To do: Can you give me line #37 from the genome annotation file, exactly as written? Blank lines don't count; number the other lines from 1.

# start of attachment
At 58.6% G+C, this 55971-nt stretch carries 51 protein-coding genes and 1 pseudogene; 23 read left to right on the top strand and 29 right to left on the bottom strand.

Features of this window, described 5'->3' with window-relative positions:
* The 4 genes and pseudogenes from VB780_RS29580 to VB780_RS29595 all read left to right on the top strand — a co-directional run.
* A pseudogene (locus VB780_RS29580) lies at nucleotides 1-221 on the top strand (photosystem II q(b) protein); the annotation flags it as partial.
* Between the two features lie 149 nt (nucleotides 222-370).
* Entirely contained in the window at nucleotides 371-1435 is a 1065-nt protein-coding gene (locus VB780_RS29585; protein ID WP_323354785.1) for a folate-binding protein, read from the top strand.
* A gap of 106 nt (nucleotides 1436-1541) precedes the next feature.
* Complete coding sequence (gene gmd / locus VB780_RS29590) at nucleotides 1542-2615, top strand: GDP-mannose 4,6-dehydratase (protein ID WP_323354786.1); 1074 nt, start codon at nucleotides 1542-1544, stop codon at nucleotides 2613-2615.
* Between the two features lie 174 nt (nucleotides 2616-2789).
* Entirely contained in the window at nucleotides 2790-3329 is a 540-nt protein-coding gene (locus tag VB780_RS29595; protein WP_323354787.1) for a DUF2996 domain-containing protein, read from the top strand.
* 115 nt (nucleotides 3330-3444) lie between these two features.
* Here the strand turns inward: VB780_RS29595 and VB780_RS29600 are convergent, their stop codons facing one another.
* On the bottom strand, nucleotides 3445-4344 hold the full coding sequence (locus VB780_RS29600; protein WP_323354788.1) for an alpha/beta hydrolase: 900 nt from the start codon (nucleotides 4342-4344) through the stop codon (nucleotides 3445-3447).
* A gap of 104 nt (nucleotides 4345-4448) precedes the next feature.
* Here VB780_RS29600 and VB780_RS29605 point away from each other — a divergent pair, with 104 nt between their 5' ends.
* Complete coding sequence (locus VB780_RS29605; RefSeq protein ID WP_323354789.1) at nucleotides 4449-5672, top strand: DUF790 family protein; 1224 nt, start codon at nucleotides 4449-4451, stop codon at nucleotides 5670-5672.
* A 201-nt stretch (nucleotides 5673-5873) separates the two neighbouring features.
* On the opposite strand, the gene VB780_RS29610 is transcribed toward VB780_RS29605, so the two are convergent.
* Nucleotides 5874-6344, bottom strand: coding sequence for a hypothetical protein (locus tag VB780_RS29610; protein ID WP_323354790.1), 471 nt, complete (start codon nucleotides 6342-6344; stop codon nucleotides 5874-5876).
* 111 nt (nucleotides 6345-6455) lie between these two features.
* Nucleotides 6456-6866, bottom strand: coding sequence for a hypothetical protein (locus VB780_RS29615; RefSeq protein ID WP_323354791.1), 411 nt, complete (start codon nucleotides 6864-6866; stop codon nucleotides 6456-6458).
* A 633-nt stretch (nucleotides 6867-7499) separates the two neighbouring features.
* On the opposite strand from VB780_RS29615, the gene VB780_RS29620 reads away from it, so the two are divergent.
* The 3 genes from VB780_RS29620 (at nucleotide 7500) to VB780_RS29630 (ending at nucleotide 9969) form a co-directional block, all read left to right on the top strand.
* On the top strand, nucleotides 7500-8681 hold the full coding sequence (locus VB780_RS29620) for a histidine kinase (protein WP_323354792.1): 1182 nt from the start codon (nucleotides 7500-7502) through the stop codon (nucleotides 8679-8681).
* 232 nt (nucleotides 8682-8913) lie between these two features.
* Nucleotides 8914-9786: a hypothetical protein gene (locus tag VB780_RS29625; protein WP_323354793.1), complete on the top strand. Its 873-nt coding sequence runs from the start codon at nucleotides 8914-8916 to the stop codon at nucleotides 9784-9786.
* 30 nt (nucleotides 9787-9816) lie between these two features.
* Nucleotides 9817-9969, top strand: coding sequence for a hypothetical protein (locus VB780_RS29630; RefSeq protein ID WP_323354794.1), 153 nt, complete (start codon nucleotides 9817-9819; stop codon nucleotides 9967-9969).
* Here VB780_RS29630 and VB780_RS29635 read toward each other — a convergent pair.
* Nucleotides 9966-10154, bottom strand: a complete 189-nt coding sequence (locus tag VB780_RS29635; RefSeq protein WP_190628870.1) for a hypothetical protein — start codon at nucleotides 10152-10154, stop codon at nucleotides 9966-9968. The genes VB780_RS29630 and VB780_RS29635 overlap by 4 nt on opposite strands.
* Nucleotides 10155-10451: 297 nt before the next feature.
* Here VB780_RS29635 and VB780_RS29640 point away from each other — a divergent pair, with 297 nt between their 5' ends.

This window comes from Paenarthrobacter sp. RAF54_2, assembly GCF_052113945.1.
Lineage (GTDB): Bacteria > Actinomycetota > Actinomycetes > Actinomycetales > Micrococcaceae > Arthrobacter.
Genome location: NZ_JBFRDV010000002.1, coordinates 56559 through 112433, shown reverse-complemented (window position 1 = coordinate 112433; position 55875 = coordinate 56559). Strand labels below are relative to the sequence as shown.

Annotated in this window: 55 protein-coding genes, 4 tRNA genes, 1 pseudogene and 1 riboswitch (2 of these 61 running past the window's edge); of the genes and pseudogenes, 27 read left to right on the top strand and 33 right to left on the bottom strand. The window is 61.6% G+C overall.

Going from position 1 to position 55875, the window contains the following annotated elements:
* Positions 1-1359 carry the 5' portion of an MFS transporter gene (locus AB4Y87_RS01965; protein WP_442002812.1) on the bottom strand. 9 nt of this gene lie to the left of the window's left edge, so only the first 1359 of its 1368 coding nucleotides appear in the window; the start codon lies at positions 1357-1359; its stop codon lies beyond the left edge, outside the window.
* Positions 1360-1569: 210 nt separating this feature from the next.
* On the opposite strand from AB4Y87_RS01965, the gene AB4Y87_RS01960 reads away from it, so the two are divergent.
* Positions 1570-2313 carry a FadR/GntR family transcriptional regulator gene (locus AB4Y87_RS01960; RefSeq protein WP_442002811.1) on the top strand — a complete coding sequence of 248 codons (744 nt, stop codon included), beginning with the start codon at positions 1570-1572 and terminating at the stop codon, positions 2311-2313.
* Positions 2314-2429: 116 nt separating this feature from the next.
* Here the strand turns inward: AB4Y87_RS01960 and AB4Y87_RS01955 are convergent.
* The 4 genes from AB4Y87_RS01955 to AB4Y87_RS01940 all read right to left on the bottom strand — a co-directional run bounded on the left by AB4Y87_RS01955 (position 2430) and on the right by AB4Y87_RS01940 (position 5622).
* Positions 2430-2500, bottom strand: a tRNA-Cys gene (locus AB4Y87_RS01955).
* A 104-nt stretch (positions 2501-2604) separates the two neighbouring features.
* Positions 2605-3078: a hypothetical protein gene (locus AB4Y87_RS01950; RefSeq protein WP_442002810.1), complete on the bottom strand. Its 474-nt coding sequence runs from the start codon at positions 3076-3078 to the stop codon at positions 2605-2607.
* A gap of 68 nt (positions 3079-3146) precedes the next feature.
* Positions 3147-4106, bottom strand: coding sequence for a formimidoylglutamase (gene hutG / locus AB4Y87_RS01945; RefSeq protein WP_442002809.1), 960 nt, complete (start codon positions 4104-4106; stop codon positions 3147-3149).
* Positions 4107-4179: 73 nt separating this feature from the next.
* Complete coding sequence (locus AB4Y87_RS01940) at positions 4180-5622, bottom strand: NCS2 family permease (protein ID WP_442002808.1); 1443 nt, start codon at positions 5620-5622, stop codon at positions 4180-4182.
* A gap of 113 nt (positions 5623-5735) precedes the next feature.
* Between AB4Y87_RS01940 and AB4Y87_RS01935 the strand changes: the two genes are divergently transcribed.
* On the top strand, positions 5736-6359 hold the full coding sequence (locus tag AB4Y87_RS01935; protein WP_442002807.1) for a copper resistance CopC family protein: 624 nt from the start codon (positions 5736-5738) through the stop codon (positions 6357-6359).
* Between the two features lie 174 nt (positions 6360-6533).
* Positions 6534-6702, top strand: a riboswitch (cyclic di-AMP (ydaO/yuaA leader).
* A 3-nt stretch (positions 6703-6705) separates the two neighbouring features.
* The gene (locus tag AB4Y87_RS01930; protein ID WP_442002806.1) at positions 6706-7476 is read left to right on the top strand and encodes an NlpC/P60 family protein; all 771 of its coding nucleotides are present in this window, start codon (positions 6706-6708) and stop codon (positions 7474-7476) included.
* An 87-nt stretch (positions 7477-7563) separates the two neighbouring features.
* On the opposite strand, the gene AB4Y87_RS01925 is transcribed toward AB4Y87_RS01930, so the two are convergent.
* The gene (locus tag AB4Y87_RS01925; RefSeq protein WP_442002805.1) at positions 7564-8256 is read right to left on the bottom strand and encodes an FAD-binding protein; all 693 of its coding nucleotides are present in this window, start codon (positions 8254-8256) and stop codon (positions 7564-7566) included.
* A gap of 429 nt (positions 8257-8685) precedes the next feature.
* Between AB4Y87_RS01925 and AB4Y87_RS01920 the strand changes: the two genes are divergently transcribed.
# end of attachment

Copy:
Annotated in this window: 55 protein-coding genes, 4 tRNA genes, 1 pseudogene and 1 riboswitch (2 of these 61 running past the window's edge); of the genes and pseudogenes, 27 read left to right on the top strand and 33 right to left on the bottom strand. The window is 61.6% G+C overall.